The Ministry of Antiquities plans to sign a cooperation protocol with the Ministry of Tourism for managing tourist services in the Pyramids of Giza archaeological area including bazaars, cafeterias, and organising concerts, according to Minister of Antiquities Khaled El-Anany.
The protocol allows the Ministry of Tourism to manage tourist services in the pyramids area, which could be extended to other archaeological areas, El-Anany said.
The ministry intends to participate in two archaeological exhibitions across six global capital cities in 2017, as part of its plan to improve its financial resources and the marketing of Egyptian antiquities globally.
El-Anany added that the two exhibitions will include large and important artefacts, and are scheduled to be transferred from one capital city to another.
According to El-Anany, the price of the foreign exhibition entry ticket is worth $70 compared to $5 for exhibitions held currently in China and Zurich.
He pointed out that promotional banners that will be hung in the various capitals will improve Egypt’s image positively and will contribute to increasing foreign tourist influx rates.
The Ministry of Antiquities wants to attract investors to the various services they plan on offering on archaeological sites, in order to generate more revenues and ameliorate the current financial situation in the country, the minister said.
El-Anany added that domestic tourism is responsible for 90% of the Ministry of Antiquities’ income, especially in the Pyramids of Giza, with the overwhelming majority of visitors being Egyptian.
He added that the opening of the Egyptian Museum in Tahrir Square for evening visits has increased the number of Egyptian visitors to five times that of foreign visitors.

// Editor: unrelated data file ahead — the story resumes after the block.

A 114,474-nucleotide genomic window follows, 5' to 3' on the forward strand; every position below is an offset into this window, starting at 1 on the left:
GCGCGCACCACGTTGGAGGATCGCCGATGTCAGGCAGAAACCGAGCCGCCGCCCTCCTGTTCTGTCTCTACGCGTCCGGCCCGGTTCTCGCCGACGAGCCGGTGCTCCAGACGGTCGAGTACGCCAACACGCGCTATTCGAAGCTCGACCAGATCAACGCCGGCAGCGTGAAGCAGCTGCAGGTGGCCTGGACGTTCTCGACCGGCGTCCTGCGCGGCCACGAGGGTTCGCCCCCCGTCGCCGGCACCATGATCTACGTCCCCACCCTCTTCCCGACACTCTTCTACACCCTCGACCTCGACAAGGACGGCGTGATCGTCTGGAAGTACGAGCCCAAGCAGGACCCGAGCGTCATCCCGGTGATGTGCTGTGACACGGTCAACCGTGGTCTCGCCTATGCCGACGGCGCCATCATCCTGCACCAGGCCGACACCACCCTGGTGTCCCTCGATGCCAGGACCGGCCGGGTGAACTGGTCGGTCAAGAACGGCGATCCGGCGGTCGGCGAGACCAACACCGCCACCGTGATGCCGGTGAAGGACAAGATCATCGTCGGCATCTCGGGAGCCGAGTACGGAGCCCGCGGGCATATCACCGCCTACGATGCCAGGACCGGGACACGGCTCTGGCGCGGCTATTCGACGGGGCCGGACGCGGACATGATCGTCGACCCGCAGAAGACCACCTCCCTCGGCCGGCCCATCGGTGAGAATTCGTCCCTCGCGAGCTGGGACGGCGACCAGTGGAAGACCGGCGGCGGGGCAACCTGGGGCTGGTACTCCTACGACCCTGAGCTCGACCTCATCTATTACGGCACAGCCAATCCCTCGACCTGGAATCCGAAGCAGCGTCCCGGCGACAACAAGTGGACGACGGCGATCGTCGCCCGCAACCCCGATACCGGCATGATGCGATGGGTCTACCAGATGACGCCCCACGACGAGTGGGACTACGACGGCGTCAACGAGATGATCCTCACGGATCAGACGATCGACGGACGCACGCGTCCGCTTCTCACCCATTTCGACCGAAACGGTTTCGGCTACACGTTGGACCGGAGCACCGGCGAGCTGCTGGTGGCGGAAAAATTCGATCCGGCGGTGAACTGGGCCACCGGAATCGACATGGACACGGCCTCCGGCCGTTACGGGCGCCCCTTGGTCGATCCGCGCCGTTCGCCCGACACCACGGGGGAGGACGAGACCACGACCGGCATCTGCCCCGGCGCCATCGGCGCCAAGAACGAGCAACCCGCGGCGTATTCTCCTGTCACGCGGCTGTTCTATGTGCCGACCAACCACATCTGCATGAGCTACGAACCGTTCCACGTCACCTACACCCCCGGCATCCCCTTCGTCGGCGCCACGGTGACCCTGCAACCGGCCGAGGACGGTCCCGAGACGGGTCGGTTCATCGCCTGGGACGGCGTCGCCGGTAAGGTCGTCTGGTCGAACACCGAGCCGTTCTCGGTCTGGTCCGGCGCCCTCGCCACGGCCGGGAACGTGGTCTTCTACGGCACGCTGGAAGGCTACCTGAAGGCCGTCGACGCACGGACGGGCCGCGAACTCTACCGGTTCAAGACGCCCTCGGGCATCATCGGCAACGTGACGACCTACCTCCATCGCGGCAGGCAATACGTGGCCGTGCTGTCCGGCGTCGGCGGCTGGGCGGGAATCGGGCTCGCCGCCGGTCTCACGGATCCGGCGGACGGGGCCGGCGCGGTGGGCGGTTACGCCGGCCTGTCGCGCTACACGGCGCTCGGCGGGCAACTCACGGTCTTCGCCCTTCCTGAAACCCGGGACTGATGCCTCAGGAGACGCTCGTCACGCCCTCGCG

El-Anany pointed out that the ministry will partially open the Grand Egyptian Museum before mid-2018.
He added that the Grand Egyptian Museum will not affect the Egyptian Museum in Tahrir, and the ministry will work on increasing the number of visitors to all archaeological areas.
The new museum will be the largest museum in the world and it will be able to receive about five million visitors annually. The museum will be comprised of several buildings, including commercial and recreational services, a restoration centre and a large park.
In regards to Luxor Bus, the minister said that transportation fees have been cut by 20% on the occasion of the New Year in a bid to increase the number of travellers.
He pointed out that the bus ticket usually costs $100 for foreigners, but was reduced to $80. Similarly, the $50 bus ticket for foreign students was lowered to $40.
El-Anany said that the revenue of the Egyptian Museum in Tahrir reached EGP 30m a month, but salaries are estimated at EGP 80m.
He added that the ministry promotes archaeological areas by providing low-cost offers, pointing out that the ministry granted government agencies a 50% cost reduction when organising events at archaeological areas.
He pointed out that the ministry has reduced the value of annual subscriptions in culture palaces, bringing it down to EGP 300 annually instead of EGP 500.
He added that the ministry provides an annual subscription to visit archaeological areas for foreigners and Egyptians. Subscriptions for Egyptians and Arabs cost EGP 400 a year, while school students pay EGP 100. College students pay EGP 150, while foreigners may buy a subscription for $200.
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